April 16 (UPI) -- Researchers at the University of Miami Miller School of Medicine received approval Thursday from the U.S. Food and Drug Administration to start a small clinical trial using stem cells against COVID-19.
The trial will evaluate use of umbilical cord-derived mesenchymal stem cells to address life-threatening lung inflammation suffered by people with the severe form of the disease caused by the new coronavirus.
"There is no time to waste," Dr. Camillo Ricordi, director of the Diabetes Research Institute and Cell Transplant Center at the school and the principal investigator on the trial, said in a press release. "Patients who die from COVID-19 have a median time of just 10 days between first symptoms and death."
To date, nearly 650,000 Americans are confirmed to have the coronavirus, and more than 30,000 have died. Most people who die from COVID-19, the disease caused by the coronavirus SARS-CoV-2, develop a severe lower-respiratory tract infection, like pneumonia.
"In severe cases oxygen levels in the bloodstream drop, and the inability to breathe pushes patients toward their end very quickly," Ricordi said. "Any intervention that might prevent that trajectory would be highly desirable."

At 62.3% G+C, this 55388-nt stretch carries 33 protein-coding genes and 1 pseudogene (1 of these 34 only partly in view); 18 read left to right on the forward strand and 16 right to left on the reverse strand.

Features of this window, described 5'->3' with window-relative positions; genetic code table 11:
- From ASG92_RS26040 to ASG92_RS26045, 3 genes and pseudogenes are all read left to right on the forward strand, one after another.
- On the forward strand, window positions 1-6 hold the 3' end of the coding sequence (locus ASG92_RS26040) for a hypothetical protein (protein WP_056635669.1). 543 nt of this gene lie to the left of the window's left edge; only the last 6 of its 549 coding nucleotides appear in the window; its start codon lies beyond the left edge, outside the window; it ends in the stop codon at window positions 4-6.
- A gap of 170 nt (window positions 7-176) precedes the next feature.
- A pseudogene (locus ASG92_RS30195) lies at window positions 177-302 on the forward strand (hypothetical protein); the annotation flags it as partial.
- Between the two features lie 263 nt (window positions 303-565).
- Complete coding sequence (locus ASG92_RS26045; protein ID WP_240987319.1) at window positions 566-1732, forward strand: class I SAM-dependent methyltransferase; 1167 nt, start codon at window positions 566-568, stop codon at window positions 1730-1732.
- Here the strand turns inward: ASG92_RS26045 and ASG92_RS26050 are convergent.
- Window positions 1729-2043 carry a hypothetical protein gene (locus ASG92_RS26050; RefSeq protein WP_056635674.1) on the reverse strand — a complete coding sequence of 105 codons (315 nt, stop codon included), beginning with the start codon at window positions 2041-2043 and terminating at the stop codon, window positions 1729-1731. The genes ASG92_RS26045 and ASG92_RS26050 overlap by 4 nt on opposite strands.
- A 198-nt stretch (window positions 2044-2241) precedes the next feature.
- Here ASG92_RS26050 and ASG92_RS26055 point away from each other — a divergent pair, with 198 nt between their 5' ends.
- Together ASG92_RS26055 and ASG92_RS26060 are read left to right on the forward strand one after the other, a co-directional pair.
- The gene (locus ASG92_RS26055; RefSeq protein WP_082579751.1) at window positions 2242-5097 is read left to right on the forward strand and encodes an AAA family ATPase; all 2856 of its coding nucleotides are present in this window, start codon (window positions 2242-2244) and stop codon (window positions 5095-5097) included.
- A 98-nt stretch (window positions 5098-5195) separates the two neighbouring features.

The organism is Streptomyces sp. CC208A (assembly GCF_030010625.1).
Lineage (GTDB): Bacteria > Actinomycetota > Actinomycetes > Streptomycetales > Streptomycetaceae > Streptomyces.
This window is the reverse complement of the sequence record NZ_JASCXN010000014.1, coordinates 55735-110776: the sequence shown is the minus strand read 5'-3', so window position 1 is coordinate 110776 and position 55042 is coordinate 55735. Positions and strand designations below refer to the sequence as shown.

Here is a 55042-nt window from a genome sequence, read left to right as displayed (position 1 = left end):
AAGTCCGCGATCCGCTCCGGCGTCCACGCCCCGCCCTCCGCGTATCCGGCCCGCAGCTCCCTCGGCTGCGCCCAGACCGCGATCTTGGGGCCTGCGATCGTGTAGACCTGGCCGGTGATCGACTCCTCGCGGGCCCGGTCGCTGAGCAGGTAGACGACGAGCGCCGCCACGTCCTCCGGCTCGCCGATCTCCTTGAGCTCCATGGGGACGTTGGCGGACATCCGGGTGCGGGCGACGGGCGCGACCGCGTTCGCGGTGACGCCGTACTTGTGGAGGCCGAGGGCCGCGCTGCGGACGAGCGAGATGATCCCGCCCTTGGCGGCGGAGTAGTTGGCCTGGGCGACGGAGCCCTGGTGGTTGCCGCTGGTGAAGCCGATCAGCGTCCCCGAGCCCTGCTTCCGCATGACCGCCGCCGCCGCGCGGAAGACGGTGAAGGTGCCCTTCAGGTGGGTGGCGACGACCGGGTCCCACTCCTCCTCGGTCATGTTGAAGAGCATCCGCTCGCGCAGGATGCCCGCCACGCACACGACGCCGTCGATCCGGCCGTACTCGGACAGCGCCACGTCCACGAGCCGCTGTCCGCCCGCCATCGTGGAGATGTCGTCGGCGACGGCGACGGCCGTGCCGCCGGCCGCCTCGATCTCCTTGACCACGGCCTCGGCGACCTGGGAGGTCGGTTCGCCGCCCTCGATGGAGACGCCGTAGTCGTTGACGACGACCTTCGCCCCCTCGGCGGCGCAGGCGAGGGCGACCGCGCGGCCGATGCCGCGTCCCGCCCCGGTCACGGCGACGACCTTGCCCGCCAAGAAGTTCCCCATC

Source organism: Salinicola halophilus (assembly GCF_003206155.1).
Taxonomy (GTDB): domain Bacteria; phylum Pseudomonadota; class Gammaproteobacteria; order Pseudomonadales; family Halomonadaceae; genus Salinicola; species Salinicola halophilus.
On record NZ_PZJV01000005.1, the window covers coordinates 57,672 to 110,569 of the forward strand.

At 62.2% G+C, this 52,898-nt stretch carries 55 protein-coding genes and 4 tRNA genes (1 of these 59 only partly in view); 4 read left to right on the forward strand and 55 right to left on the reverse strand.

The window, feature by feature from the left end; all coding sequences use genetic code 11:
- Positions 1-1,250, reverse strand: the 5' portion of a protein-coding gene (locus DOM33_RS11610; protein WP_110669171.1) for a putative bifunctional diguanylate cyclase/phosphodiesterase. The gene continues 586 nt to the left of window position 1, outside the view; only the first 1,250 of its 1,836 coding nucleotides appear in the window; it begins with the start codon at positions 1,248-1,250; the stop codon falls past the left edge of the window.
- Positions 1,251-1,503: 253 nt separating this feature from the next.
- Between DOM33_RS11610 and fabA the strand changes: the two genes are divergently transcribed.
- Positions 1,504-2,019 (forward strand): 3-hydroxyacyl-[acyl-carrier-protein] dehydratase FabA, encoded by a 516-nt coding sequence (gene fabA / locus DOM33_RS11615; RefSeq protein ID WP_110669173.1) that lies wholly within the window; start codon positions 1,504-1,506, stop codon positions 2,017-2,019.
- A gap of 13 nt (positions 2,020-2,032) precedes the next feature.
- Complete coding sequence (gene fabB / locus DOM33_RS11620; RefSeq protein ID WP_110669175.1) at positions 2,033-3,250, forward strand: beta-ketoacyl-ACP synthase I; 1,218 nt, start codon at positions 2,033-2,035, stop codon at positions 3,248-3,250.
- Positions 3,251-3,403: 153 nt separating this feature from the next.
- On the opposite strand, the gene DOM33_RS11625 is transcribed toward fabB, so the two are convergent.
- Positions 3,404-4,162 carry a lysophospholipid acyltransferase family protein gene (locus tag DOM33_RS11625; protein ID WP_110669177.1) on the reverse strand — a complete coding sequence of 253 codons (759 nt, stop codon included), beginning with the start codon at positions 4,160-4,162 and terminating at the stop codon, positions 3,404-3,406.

Ricordi will begin the 24-patient clinical trial to test safety and efficacy of stem cells, administered intravenously, to block the life-threatening lung inflammation as soon as possible. The trial will be based at the University of Miami Health System and Jackson Health System, and is being conducted under the auspices of The Cure Alliance, a non-profit group of scientists dedicated to accelerating the development of cures for all diseases.
The Cure Alliance has pivoted all of its resources toward fighting COVID-19. The group has shared the clinical protocol for the stem cell trial with other academic institutions throughout the world so that they can test similar treatment strategies.
Previously, the FDA has authorized the use of umbilical cord-derived mesenchymal stem cell products in patients with type 1 diabetes and Alzheimer's disease at the University of Miami, as part of other clinical trials. For the COVID-19 trial, Ricordi enlisted additional experts from around the world with extensive experience in infectious diseases, pulmonary medicine and critical care, while others provided expertise in cell-based product development.
"We are very grateful to the FDA's Center for Biologics Evaluation and Research, Office of Tissues and Advanced Therapies, for performing four rounds of reviews in a record time -- one week," said Ricordi.